• The U.S. Department of State’s Office of Global Women’s Issues is dedicated to empowering and promoting the rights of women and girls though U.S. foreign policy. The Office’s focus areas are on women’s economic security, women’s role in peace and security, and preventing and responding to gender-based violence.
  • The U.S. Agency for International Development, guided by its Gender Equality and Women’s Empowerment Policy, is committed to driving partnerships and programming to advance women’s empowerment around the world including through initiatives such as Generating Resilience and Opportunities for Women to strengthen gender equality in agricultural and food work and closing the gender divide through Women in the Digital Economy Initiative.
  • The U.S. International Development Finance Corporation is committed to advancing women and girls in its work and in coordination with other U.S. government development tools. This includes DFC’s 2X Women’s Initiative, launched by the Trump Administration, to incentivize and catalyze investments that are owned, led, produced or served by women and for women.
  • The Millennium Challenge Corporation (MCC) has long supported women empowerment worldwide, and in 2022 launched an inclusion and gender strategy to improve its analytical tools and program development, and to leverage public and private partnerships to generate inclusive economic growth. Every country’s program must meet the requirements of MCC’s gender policy, which was first adopted in 2006.
  • The U.S. Trade and Development Agency has long prioritized the advancement of women and the removing of barriers through the creation of opportunities for small businesses and members of underserved communities with women-owned small businesses making up 24% of total procurement value for the agency.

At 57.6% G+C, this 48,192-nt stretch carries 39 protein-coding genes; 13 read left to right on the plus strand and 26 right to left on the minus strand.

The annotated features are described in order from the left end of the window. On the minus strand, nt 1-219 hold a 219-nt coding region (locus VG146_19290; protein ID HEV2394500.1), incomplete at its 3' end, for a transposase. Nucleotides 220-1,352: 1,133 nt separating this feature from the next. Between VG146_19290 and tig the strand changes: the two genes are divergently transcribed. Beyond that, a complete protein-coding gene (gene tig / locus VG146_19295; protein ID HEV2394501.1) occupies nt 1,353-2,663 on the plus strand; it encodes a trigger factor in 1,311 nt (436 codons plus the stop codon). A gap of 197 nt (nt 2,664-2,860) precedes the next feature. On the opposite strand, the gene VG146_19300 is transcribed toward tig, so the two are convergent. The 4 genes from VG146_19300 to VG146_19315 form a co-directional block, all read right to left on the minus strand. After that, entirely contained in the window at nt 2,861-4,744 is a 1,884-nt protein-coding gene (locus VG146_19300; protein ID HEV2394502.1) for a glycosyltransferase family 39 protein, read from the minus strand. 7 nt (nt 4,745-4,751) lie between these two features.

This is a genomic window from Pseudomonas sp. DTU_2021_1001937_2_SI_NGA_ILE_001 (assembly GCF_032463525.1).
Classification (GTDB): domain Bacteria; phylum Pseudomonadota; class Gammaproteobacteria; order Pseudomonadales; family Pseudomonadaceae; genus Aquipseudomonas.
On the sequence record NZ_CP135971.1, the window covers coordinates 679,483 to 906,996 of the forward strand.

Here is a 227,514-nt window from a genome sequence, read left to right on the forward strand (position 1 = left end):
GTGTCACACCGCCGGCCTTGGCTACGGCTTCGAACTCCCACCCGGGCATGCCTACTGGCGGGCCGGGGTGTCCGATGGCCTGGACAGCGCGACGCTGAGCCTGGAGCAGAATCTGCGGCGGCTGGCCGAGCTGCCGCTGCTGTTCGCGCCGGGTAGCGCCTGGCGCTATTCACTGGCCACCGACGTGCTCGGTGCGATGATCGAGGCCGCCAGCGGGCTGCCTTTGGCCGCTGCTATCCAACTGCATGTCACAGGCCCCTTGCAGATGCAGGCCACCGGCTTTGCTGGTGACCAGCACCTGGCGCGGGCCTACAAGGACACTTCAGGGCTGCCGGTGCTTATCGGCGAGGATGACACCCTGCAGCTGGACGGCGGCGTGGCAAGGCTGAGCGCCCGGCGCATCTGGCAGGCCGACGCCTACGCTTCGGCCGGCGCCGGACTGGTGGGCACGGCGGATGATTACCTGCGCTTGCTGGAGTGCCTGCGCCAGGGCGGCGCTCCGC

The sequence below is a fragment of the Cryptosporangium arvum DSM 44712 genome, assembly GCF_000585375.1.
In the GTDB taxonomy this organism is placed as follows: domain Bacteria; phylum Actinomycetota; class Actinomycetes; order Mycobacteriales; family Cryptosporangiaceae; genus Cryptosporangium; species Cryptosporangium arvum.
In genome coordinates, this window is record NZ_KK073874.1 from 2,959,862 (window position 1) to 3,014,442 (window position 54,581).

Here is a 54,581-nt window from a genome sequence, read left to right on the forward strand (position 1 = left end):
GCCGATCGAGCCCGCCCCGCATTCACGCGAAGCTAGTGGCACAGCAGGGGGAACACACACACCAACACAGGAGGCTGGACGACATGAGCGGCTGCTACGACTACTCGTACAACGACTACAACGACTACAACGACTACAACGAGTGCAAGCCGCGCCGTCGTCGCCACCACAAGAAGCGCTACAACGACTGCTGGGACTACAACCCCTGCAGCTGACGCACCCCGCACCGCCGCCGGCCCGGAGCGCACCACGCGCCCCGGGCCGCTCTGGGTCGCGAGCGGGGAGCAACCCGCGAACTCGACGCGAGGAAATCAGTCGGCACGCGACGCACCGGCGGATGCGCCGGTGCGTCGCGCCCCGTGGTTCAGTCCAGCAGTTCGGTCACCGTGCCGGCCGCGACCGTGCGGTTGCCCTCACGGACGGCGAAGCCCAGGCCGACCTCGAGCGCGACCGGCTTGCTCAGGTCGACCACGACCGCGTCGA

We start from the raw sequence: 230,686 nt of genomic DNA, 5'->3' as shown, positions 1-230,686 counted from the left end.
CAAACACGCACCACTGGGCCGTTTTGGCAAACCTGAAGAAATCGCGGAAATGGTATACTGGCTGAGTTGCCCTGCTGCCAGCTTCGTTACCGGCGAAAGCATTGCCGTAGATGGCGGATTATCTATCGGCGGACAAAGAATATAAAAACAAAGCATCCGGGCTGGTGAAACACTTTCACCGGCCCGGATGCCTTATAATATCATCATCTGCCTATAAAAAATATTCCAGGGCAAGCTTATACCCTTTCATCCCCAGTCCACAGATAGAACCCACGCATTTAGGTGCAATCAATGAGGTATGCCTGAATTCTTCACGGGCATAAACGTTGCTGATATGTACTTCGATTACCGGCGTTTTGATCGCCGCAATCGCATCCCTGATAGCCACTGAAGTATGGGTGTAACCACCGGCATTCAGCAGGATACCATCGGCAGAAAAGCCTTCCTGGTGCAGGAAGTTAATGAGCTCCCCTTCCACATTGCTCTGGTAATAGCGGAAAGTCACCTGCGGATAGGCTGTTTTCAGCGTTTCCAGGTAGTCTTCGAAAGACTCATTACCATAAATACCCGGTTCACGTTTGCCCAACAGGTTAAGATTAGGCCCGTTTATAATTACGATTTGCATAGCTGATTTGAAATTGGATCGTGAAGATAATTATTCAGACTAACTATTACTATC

Congress has passed critical bipartisan legislation to empower women and girls around the world.

  • Passed in 2003 with bipartisan support, the President’s Emergency Plan for AIDS Relief (PEPFAR) has transformed the lives of women and girls around the world by providing support for HIV reduction where adolescent girls and young women are 14 times more likely to contract HIV than males. PEPFAR’s flagship DREAMS public-private partnership has reduced the number of HIV infections in adolescent girls and young women by 25% in most regions it operates in.
  • In 2012, Congress first requested a multi-year strategy to prevent and respond to violence against women and girls resulting in the first S. Strategy to Prevent and Respond to Gender-Based Violence GloballyAdditionally, through the passage of the Women, Peace, and Security Act of 2017, the United States became the first country in the world to have a comprehensive law on Women, Peace, and Security (WPS), codifying America’s sustained commitment and ensuring that the United States promotes the meaningful participation of women in conflict prevention and post-conflict recovery efforts.
  • The bipartisan Women’s Entrepreneurship and Economic Empowerment (WEEE) Act was signed into law in 2019. The WEEE Act supports micro, small, and medium-sized enterprises, advocates for expanding property rights, and seeks to make improvements in the enabling environment for business and the free market in developing countries. The WEEE Act also requires USAID’s plans and programs to identify and address gender gaps and socio-economic issues to improve the lives of women and girls.

U.S. Leadership in Empowering Women and Girls Around the World

Download PDF